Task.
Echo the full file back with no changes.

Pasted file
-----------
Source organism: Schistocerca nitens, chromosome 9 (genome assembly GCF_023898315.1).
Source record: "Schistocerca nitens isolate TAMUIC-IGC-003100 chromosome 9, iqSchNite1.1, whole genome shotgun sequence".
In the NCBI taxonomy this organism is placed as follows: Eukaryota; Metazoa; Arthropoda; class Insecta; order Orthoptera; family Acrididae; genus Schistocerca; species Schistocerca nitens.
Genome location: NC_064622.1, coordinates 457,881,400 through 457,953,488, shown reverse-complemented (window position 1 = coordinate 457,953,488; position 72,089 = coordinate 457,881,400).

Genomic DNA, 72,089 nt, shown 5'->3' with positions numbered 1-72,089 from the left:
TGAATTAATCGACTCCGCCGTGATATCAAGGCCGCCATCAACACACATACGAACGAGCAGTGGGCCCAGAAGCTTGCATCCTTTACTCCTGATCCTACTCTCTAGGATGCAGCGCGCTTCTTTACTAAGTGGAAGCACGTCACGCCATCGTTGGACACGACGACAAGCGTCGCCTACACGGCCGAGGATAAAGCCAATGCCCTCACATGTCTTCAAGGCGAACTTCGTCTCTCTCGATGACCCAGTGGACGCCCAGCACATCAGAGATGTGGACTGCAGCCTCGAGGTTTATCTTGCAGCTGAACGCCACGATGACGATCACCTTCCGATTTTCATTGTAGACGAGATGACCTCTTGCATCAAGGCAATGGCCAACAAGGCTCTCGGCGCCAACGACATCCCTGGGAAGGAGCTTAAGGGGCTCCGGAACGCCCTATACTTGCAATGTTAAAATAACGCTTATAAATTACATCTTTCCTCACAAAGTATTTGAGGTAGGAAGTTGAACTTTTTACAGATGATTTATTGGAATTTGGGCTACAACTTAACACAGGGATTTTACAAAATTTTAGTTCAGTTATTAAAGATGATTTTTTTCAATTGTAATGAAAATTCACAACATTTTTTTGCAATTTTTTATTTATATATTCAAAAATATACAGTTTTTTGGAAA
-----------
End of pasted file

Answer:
Source organism: Schistocerca nitens, chromosome 9 (genome assembly GCF_023898315.1).
Source record: "Schistocerca nitens isolate TAMUIC-IGC-003100 chromosome 9, iqSchNite1.1, whole genome shotgun sequence".
In the NCBI taxonomy this organism is placed as follows: Eukaryota; Metazoa; Arthropoda; class Insecta; order Orthoptera; family Acrididae; genus Schistocerca; species Schistocerca nitens.
Genome location: NC_064622.1, coordinates 457,881,400 through 457,953,488, shown reverse-complemented (window position 1 = coordinate 457,953,488; position 72,089 = coordinate 457,881,400).

Genomic DNA, 72,089 nt, shown 5'->3' with positions numbered 1-72,089 from the left:
TGAATTAATCGACTCCGCCGTGATATCAAGGCCGCCATCAACACACATACGAACGAGCAGTGGGCCCAGAAGCTTGCATCCTTTACTCCTGATCCTACTCTCTAGGATGCAGCGCGCTTCTTTACTAAGTGGAAGCACGTCACGCCATCGTTGGACACGACGACAAGCGTCGCCTACACGGCCGAGGATAAAGCCAATGCCCTCACATGTCTTCAAGGCGAACTTCGTCTCTCTCGATGACCCAGTGGACGCCCAGCACATCAGAGATGTGGACTGCAGCCTCGAGGTTTATCTTGCAGCTGAACGCCACGATGACGATCACCTTCCGATTTTCATTGTAGACGAGATGACCTCTTGCATCAAGGCAATGGCCAACAAGGCTCTCGGCGCCAACGACATCCCTGGGAAGGAGCTTAAGGGGCTCCGGAACGCCCTATACTTGCAATGTTAAAATAACGCTTATAAATTACATCTTTCCTCACAAAGTATTTGAGGTAGGAAGTTGAACTTTTTACAGATGATTTATTGGAATTTGGGCTACAACTTAACACAGGGATTTTACAAAATTTTAGTTCAGTTATTAAAGATGATTTTTTTCAATTGTAATGAAAATTCACAACATTTTTTTGCAATTTTTTATTTATATATTCAAAAATATACAGTTTTTTGGAAA